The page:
A Night on the 'Streets'

The ProgPower show was running very late by the time headlining band, Jon Oliva's Pain, adorned the stage. The band had their work cut out to try and convince the crowd not only to stay and miss their train/bus/lift home but also follow the awesome performance by the worshipped Kamelot. The crowd were tired, weary and irritable and it seemed an age before the band flopped into the average 'Warriors'. Plucked from Savatage's 'Power of the Night' album, 'Warriors' isn't the strongest of Savatage songs and was a weak opener but as a 'get the sound levels right' track it worked perfectly as the atmosphere completely changed the second the band blasted into the timeless 'Sirens'.

It was clear that Jon Oliva and his new pals were going to plunder the gems in Savatage's impressive back catalogue as well as pilfer the cream from their new album 'Manical Renderings.' After Sirens and the title track from the new album Jon admitted to the crowd that he'd fallen off the tour bus and seriously damaged his knee. This was evident as he spent most of the gig sat behind his electric piano grimacing in pain as well as delivering the passionate and subtle vocals lines that only he can. The man is a colossus in every sense of the word, and even sat behind an electric piano he graced the ProgPower audience with his charm, charisma and sincerity.

I was a huge Savatage fan in my youth even to the point of spending a fair chunk of my grant money to go to London's Marquee Club to see them and Vicious Rumors on the 'Streets' tour (as well as spending a cold November's night on Paddington Station). That night holds dear memories for me as well as the 'Streets' album itself which got me through some difficult times and to hear Jon announce that the band were going to play an abridged version of the album was a heart warming surprise. 'Jesus Saves' rocked the crowd, 'Tonight he grins again' showed us Jon's mettle and 'Believe', perhaps one of music's greatest ever ballads, made us cry.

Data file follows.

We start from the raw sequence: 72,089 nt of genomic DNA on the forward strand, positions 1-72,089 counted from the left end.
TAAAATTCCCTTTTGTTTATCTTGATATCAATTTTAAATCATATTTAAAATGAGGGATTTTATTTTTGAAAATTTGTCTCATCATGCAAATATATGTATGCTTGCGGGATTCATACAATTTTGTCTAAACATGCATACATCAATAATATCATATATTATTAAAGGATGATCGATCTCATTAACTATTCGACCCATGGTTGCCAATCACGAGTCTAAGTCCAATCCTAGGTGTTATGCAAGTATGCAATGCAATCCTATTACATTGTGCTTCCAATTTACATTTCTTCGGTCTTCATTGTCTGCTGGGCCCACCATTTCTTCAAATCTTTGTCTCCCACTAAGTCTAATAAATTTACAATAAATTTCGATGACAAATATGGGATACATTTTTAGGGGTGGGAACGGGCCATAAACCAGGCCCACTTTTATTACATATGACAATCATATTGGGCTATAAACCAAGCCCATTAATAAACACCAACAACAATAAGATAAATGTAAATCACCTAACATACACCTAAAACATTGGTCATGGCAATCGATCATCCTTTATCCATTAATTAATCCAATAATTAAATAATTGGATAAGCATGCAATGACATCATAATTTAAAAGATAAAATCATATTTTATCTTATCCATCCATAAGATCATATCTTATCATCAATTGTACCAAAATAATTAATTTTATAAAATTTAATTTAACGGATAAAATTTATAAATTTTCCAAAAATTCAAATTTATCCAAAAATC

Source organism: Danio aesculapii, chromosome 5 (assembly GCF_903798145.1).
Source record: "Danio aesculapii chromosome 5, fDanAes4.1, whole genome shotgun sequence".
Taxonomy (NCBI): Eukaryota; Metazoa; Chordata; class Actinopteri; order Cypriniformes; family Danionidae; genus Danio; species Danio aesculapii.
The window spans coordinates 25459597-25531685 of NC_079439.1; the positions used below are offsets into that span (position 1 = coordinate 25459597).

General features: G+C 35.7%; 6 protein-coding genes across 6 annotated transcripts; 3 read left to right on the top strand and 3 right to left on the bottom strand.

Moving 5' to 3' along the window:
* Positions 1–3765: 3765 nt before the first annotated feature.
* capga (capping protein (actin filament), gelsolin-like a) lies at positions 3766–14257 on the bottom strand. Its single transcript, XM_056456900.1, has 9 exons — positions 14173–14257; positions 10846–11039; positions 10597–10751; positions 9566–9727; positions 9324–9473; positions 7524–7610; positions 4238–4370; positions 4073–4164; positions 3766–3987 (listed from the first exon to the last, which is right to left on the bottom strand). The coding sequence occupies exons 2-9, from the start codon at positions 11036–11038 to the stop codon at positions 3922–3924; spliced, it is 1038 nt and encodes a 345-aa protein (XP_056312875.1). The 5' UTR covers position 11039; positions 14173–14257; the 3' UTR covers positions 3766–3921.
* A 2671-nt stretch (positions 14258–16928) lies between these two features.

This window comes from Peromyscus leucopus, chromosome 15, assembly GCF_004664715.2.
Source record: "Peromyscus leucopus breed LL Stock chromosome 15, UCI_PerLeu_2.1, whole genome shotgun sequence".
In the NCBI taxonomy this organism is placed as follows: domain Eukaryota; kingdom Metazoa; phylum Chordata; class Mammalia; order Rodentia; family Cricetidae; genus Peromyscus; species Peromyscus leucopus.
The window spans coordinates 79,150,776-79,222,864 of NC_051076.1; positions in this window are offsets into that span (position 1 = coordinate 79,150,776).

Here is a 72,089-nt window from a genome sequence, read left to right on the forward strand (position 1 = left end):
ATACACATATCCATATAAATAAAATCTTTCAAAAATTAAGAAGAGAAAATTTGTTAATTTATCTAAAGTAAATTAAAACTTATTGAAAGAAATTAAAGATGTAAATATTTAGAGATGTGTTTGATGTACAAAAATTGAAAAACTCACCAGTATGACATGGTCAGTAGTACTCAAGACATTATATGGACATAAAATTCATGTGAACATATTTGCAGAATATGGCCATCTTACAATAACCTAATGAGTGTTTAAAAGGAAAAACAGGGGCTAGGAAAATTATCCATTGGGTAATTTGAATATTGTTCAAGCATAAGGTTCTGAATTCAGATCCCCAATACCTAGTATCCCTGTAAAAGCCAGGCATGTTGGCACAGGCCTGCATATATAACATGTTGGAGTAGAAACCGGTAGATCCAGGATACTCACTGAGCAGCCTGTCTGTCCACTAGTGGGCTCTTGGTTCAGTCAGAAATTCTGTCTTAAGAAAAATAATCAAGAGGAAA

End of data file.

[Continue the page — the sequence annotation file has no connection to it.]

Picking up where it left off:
Jon was in good voice managing to use his falsetto scream whilst sat down playing his keyboard. The wonderfully un-charismatic guitarist Matt LaPorte backed him up superbly. Although it looked like he wasn't enjoying himself, in fact his technical problems perhaps niggled him a little, Matt gave one hell of a performance. His hand movement is messy but his picking is clean, precise and a joy to watch. His ability to mimic/respect Criss Oliva's style and guitar lines is frightening and a fitting tribute to the guitar virtuoso.

The overly long 'End Times' from the new album killed the pace somewhat when 'No Escape' or '24 Hours ago' would've created a little more fervour in the audience, however it only took 'Edge of Thorns' and the anthemic 'Gutter Ballet' to satisfy the crowd. 'Hall of the Mountain' served as the only encore but on the night it was just enough. The band finished 75 minutes after their scheduled finishing time but most of us didn't care, it's not often the UK is blessed by Jon's presence and the crowd would've stayed until the early hours if they had to. A great show, a great set and a frank reminder of how much of a class act Savatage were and still is within the hearts of Jon Oliva's Pain. I hope Jon comes back to the UK soon.